Ranker is a site about lists – all kinds of lists – that launched in August 2009 and now has well over 2 million monthly uniques. The best part is there is no one to reach out to at another website to sell them on being a guest author, it’s completely UGC. Basically, just create an account, start posting, and start promoting the content. And, we all know how easy it is to create a top 10 list that’s somewhat relevant to your site, anyone can do that, even my 1 year old nephew. ?

Obviously like anywhere and anything else having to do with content on the web, if you create a list that sucks, it’s not going to get much play. But, create an awesome list like Top 10 Celebrities Who Have Had Weight Loss Surgery and next thing you know, you’ve got powerful pages linking back to your domain from an external site. Again, it’s not just that, but, if it’s an amazing list and the team notices it, you’re likely going to get a good amount of referral traffic as well.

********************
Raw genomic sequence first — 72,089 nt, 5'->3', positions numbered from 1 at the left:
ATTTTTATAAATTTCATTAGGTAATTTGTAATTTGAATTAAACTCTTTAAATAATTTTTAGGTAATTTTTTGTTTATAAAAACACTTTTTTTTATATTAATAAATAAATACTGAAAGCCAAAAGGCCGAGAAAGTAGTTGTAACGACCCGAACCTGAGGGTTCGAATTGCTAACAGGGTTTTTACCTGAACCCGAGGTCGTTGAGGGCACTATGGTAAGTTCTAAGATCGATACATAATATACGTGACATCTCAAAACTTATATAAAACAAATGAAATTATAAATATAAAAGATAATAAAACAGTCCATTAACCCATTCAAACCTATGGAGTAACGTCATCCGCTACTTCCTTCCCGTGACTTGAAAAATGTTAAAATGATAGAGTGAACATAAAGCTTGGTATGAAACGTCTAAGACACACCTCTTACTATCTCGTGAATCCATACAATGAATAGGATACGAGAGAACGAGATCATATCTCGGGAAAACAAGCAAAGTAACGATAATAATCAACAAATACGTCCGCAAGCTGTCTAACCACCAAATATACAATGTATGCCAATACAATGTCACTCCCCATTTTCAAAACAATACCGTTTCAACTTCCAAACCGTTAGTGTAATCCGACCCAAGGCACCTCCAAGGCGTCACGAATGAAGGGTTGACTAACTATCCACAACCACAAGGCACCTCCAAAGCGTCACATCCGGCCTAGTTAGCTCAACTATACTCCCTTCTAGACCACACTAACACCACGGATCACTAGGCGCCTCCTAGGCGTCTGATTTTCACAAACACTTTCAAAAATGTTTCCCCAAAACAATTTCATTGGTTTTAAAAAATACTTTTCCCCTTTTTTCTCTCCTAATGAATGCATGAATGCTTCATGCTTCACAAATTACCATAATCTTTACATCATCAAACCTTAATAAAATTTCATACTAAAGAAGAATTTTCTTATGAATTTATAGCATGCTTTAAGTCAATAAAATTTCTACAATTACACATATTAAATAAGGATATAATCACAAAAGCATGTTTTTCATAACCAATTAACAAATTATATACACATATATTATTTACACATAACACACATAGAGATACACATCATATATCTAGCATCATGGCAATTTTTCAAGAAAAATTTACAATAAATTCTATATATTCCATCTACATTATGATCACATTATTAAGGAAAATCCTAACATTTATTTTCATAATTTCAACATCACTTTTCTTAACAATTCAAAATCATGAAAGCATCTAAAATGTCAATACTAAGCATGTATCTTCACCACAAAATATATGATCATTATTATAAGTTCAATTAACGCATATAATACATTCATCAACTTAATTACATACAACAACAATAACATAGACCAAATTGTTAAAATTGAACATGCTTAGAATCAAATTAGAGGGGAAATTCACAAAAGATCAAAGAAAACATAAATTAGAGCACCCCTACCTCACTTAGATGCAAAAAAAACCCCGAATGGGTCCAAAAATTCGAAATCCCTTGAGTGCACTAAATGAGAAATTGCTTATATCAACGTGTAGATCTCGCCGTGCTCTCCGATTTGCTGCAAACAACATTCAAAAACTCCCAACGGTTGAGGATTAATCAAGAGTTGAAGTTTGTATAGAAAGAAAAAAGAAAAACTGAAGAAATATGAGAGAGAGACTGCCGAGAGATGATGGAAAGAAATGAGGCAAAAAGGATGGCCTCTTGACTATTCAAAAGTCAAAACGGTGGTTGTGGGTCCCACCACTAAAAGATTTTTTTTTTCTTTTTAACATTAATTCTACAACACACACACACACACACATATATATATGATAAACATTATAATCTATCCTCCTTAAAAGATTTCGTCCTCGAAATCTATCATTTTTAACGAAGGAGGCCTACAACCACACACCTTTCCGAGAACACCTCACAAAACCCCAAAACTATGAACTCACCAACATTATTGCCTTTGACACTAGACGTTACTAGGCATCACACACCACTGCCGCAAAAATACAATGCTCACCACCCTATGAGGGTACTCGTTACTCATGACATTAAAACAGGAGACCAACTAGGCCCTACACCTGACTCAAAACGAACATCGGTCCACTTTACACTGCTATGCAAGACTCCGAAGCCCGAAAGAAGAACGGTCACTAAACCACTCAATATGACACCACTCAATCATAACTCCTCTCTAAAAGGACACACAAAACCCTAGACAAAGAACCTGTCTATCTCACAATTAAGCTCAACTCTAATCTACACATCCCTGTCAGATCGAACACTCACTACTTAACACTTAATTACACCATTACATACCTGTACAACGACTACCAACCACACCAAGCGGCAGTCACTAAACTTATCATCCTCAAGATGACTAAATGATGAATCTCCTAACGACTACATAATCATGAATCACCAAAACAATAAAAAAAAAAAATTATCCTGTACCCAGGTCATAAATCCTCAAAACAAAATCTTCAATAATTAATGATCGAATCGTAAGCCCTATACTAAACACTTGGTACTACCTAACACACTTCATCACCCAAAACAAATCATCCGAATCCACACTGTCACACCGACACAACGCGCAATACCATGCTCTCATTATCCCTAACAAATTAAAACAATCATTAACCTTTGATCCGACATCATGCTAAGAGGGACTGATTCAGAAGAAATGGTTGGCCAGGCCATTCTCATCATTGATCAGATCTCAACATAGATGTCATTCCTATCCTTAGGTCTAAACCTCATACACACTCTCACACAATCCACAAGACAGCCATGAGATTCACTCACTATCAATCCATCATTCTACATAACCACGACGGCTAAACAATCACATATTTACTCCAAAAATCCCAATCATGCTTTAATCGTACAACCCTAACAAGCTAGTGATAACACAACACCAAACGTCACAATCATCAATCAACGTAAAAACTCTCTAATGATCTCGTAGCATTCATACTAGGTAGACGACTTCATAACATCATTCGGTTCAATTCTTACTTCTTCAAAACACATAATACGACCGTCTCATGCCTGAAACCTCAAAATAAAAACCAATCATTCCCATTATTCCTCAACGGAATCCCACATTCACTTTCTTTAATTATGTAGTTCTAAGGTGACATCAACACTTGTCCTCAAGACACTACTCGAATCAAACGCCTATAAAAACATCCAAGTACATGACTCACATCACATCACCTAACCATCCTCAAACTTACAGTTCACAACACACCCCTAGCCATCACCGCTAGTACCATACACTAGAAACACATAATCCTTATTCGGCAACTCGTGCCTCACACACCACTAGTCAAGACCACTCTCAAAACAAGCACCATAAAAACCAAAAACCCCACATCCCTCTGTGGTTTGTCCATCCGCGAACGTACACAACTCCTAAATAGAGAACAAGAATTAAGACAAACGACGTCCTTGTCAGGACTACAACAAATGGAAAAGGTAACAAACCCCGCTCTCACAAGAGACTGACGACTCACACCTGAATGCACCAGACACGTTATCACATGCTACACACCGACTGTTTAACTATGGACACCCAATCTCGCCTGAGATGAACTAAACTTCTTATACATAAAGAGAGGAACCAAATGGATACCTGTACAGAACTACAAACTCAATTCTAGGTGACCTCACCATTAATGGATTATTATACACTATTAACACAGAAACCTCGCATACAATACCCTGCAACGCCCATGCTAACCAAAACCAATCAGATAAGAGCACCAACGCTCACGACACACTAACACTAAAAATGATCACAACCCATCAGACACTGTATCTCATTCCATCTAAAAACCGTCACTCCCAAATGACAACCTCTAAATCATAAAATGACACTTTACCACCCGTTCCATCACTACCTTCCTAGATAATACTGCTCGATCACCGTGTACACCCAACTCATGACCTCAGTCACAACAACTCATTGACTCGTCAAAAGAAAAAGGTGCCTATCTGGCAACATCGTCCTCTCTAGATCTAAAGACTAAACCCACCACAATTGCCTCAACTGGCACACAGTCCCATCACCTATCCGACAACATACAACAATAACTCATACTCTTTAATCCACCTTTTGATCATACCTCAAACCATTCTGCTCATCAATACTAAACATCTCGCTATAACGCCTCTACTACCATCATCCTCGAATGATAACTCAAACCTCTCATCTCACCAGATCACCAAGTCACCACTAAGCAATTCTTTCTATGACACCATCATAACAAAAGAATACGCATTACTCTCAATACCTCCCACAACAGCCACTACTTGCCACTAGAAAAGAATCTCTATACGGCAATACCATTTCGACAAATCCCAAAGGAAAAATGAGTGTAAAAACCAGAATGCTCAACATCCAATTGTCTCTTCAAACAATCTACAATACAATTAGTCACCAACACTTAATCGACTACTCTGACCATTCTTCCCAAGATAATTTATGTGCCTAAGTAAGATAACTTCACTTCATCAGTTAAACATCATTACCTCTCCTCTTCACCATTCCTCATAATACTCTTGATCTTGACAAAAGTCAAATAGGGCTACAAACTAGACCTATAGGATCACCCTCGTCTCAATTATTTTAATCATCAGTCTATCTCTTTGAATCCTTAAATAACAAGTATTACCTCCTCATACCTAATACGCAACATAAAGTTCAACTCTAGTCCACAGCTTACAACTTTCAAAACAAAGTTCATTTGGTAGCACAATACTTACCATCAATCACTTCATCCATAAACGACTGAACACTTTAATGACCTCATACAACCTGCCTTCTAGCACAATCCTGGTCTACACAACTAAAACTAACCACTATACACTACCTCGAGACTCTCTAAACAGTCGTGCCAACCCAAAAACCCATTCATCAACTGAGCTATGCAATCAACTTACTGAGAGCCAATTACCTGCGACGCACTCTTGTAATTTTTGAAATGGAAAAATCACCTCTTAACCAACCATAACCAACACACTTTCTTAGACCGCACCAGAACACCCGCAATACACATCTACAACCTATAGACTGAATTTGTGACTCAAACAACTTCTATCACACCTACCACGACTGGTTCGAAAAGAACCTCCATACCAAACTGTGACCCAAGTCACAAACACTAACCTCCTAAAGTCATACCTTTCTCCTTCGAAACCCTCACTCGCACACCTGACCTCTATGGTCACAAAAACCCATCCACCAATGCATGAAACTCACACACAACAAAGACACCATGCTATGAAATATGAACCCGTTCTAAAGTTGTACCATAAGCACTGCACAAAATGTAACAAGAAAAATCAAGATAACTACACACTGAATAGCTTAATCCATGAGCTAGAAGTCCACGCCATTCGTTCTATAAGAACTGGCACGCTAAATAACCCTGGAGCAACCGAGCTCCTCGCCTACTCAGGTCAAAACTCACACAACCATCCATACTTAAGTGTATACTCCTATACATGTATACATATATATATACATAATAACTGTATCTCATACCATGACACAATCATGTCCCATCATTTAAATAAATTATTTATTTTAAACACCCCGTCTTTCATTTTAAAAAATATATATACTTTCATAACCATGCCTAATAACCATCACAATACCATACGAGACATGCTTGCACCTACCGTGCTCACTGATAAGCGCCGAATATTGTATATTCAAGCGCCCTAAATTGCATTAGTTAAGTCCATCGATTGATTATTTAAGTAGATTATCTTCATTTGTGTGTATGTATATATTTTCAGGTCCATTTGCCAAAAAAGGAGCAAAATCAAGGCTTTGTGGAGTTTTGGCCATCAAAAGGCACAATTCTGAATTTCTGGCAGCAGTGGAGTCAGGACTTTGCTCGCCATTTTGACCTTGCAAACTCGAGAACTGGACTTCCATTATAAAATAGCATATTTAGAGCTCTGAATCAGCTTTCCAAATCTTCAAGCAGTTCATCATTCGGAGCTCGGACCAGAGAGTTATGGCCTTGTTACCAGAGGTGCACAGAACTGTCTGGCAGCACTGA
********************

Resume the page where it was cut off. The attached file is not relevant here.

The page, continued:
It’s super easy to make a list. You name your list, have the option to choose a category (or you can do an open-ended list), and build your list using a Netflix-esque drag-and-drop-with-autosuggest interface. If your list is in a category (like People, or TV, or Companies), the items you add to your list will likely already be in Ranker’s database with preloaded images.